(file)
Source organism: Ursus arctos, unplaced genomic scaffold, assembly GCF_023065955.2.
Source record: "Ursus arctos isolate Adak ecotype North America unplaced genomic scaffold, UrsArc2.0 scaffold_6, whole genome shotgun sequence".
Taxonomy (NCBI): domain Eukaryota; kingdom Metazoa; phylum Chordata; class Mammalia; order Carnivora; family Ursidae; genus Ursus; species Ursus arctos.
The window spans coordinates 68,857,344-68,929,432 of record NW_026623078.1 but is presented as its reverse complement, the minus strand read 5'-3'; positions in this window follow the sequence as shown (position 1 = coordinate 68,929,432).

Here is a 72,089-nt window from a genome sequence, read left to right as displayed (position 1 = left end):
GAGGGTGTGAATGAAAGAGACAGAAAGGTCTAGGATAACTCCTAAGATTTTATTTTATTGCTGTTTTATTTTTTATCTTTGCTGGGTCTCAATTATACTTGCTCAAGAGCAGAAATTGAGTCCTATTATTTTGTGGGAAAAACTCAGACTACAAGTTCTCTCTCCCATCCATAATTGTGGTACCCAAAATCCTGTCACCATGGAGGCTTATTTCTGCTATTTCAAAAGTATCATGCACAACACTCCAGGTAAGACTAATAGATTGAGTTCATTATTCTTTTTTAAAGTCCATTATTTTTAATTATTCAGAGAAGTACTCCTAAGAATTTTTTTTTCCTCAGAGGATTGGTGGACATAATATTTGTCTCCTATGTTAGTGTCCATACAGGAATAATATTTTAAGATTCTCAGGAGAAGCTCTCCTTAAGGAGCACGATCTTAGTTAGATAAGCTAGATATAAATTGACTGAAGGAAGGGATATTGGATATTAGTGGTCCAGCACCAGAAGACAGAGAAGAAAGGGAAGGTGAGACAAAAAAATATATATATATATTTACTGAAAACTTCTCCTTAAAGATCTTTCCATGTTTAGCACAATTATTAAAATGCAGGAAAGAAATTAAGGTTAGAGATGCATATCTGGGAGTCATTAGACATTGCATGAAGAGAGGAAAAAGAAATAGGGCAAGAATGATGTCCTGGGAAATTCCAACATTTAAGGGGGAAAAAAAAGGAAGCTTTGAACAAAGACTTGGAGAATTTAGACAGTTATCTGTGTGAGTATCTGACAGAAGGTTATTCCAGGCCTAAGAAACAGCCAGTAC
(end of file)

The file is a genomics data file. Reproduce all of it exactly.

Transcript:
Source organism: Ursus arctos, unplaced genomic scaffold, assembly GCF_023065955.2.
Source record: "Ursus arctos isolate Adak ecotype North America unplaced genomic scaffold, UrsArc2.0 scaffold_6, whole genome shotgun sequence".
Taxonomy (NCBI): domain Eukaryota; kingdom Metazoa; phylum Chordata; class Mammalia; order Carnivora; family Ursidae; genus Ursus; species Ursus arctos.
The window spans coordinates 68,857,344-68,929,432 of record NW_026623078.1 but is presented as its reverse complement, the minus strand read 5'-3'; positions in this window follow the sequence as shown (position 1 = coordinate 68,929,432).

Here is a 72,089-nt window from a genome sequence, read left to right as displayed (position 1 = left end):
GAGGGTGTGAATGAAAGAGACAGAAAGGTCTAGGATAACTCCTAAGATTTTATTTTATTGCTGTTTTATTTTTTATCTTTGCTGGGTCTCAATTATACTTGCTCAAGAGCAGAAATTGAGTCCTATTATTTTGTGGGAAAAACTCAGACTACAAGTTCTCTCTCCCATCCATAATTGTGGTACCCAAAATCCTGTCACCATGGAGGCTTATTTCTGCTATTTCAAAAGTATCATGCACAACACTCCAGGTAAGACTAATAGATTGAGTTCATTATTCTTTTTTAAAGTCCATTATTTTTAATTATTCAGAGAAGTACTCCTAAGAATTTTTTTTTCCTCAGAGGATTGGTGGACATAATATTTGTCTCCTATGTTAGTGTCCATACAGGAATAATATTTTAAGATTCTCAGGAGAAGCTCTCCTTAAGGAGCACGATCTTAGTTAGATAAGCTAGATATAAATTGACTGAAGGAAGGGATATTGGATATTAGTGGTCCAGCACCAGAAGACAGAGAAGAAAGGGAAGGTGAGACAAAAAAATATATATATATATTTACTGAAAACTTCTCCTTAAAGATCTTTCCATGTTTAGCACAATTATTAAAATGCAGGAAAGAAATTAAGGTTAGAGATGCATATCTGGGAGTCATTAGACATTGCATGAAGAGAGGAAAAAGAAATAGGGCAAGAATGATGTCCTGGGAAATTCCAACATTTAAGGGGGAAAAAAAAGGAAGCTTTGAACAAAGACTTGGAGAATTTAGACAGTTATCTGTGTGAGTATCTGACAGAAGGTTATTCCAGGCCTAAGAAACAGCCAGTAC